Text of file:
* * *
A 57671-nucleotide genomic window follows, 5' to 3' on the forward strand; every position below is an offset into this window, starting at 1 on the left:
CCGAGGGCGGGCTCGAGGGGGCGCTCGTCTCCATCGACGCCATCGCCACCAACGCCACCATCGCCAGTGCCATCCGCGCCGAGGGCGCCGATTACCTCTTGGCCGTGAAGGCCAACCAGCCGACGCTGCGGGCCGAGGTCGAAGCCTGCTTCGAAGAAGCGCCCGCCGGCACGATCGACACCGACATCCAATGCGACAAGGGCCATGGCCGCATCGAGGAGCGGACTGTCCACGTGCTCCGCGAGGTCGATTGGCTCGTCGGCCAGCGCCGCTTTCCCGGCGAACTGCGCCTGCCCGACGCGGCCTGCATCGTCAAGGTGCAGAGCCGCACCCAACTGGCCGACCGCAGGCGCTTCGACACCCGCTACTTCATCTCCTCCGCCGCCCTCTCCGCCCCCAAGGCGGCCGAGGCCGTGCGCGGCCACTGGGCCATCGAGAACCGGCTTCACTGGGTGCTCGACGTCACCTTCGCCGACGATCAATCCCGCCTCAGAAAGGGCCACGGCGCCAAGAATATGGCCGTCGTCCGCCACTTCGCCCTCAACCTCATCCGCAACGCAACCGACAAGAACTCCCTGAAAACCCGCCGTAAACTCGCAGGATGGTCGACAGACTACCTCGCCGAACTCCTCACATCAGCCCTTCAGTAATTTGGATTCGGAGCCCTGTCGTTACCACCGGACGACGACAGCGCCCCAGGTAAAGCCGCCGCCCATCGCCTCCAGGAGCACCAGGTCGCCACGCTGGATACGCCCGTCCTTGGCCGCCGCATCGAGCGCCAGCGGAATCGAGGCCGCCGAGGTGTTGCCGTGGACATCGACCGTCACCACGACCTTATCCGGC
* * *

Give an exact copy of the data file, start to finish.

A 57671-nucleotide genomic window follows, 5' to 3' on the forward strand; every position below is an offset into this window, starting at 1 on the left:
CCGAGGGCGGGCTCGAGGGGGCGCTCGTCTCCATCGACGCCATCGCCACCAACGCCACCATCGCCAGTGCCATCCGCGCCGAGGGCGCCGATTACCTCTTGGCCGTGAAGGCCAACCAGCCGACGCTGCGGGCCGAGGTCGAAGCCTGCTTCGAAGAAGCGCCCGCCGGCACGATCGACACCGACATCCAATGCGACAAGGGCCATGGCCGCATCGAGGAGCGGACTGTCCACGTGCTCCGCGAGGTCGATTGGCTCGTCGGCCAGCGCCGCTTTCCCGGCGAACTGCGCCTGCCCGACGCGGCCTGCATCGTCAAGGTGCAGAGCCGCACCCAACTGGCCGACCGCAGGCGCTTCGACACCCGCTACTTCATCTCCTCCGCCGCCCTCTCCGCCCCCAAGGCGGCCGAGGCCGTGCGCGGCCACTGGGCCATCGAGAACCGGCTTCACTGGGTGCTCGACGTCACCTTCGCCGACGATCAATCCCGCCTCAGAAAGGGCCACGGCGCCAAGAATATGGCCGTCGTCCGCCACTTCGCCCTCAACCTCATCCGCAACGCAACCGACAAGAACTCCCTGAAAACCCGCCGTAAACTCGCAGGATGGTCGACAGACTACCTCGCCGAACTCCTCACATCAGCCCTTCAGTAATTTGGATTCGGAGCCCTGTCGTTACCACCGGACGACGACAGCGCCCCAGGTAAAGCCGCCGCCCATCGCCTCCAGGAGCACCAGGTCGCCACGCTGGATACGCCCGTCCTTGGCCGCCGCATCGAGCGCCAGCGGAATCGAGGCCGCCGAGGTGTTGCCGTGGACATCGACCGTCACCACGACCTTATCCGGC